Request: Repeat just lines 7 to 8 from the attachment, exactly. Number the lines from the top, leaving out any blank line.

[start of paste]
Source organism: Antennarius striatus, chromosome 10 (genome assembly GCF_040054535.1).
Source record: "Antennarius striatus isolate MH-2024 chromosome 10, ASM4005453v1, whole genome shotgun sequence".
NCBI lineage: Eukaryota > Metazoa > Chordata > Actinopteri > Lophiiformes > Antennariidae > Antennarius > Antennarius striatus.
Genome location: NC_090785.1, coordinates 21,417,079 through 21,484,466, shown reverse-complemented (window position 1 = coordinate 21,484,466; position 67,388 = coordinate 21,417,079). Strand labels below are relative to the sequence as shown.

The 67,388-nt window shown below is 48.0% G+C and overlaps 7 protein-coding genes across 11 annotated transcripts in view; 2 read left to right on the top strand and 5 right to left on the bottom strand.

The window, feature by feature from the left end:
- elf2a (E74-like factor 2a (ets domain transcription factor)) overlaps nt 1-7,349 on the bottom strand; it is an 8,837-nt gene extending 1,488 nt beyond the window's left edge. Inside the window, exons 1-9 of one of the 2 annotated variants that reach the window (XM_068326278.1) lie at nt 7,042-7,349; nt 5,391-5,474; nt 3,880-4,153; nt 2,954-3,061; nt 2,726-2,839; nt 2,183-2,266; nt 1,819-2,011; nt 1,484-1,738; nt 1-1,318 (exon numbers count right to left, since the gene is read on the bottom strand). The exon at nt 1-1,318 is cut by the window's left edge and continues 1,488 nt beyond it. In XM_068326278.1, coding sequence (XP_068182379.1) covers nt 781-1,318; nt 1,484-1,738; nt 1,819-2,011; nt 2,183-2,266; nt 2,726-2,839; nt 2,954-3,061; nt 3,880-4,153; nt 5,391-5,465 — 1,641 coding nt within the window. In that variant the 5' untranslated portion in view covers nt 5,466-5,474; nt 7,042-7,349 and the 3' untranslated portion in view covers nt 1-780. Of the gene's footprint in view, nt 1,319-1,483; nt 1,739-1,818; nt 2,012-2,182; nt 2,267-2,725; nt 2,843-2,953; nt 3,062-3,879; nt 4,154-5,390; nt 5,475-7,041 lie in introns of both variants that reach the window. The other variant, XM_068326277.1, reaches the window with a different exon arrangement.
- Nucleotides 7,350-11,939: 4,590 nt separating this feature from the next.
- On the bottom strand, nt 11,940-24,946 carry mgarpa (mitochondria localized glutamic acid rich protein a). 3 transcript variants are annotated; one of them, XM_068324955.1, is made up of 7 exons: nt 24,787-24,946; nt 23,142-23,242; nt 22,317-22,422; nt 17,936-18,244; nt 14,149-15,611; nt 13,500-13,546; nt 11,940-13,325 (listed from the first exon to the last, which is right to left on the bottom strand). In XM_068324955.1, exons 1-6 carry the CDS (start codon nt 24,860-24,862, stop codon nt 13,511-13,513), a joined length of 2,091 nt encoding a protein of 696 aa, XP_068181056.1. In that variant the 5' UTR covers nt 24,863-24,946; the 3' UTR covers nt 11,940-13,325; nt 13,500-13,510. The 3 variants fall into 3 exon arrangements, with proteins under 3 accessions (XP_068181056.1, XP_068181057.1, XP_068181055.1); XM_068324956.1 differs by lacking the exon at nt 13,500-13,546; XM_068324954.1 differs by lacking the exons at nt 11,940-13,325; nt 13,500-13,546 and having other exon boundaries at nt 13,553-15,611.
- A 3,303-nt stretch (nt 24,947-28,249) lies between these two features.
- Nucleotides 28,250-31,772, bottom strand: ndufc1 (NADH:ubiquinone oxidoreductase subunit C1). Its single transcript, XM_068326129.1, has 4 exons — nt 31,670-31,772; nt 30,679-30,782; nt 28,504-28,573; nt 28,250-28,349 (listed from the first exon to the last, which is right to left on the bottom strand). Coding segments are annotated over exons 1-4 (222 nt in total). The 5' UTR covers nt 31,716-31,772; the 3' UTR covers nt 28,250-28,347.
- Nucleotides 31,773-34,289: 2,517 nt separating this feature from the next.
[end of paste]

- elf2a (E74-like factor 2a (ets domain transcription factor)) overlaps nt 1-7,349 on the bottom strand; it is an 8,837-nt gene extending 1,488 nt beyond the window's left edge. Inside the window, exons 1-9 of one of the 2 annotated variants that reach the window (XM_068326278.1) lie at nt 7,042-7,349; nt 5,391-5,474; nt 3,880-4,153; nt 2,954-3,061; nt 2,726-2,839; nt 2,183-2,266; nt 1,819-2,011; nt 1,484-1,738; nt 1-1,318 (exon numbers count right to left, since the gene is read on the bottom strand). The exon at nt 1-1,318 is cut by the window's left edge and continues 1,488 nt beyond it. In XM_068326278.1, coding sequence (XP_068182379.1) covers nt 781-1,318; nt 1,484-1,738; nt 1,819-2,011; nt 2,183-2,266; nt 2,726-2,839; nt 2,954-3,061; nt 3,880-4,153; nt 5,391-5,465 — 1,641 coding nt within the window. In that variant the 5' untranslated portion in view covers nt 5,466-5,474; nt 7,042-7,349 and the 3' untranslated portion in view covers nt 1-780. Of the gene's footprint in view, nt 1,319-1,483; nt 1,739-1,818; nt 2,012-2,182; nt 2,267-2,725; nt 2,843-2,953; nt 3,062-3,879; nt 4,154-5,390; nt 5,475-7,041 lie in introns of both variants that reach the window. The other variant, XM_068326277.1, reaches the window with a different exon arrangement.
- Nucleotides 7,350-11,939: 4,590 nt separating this feature from the next.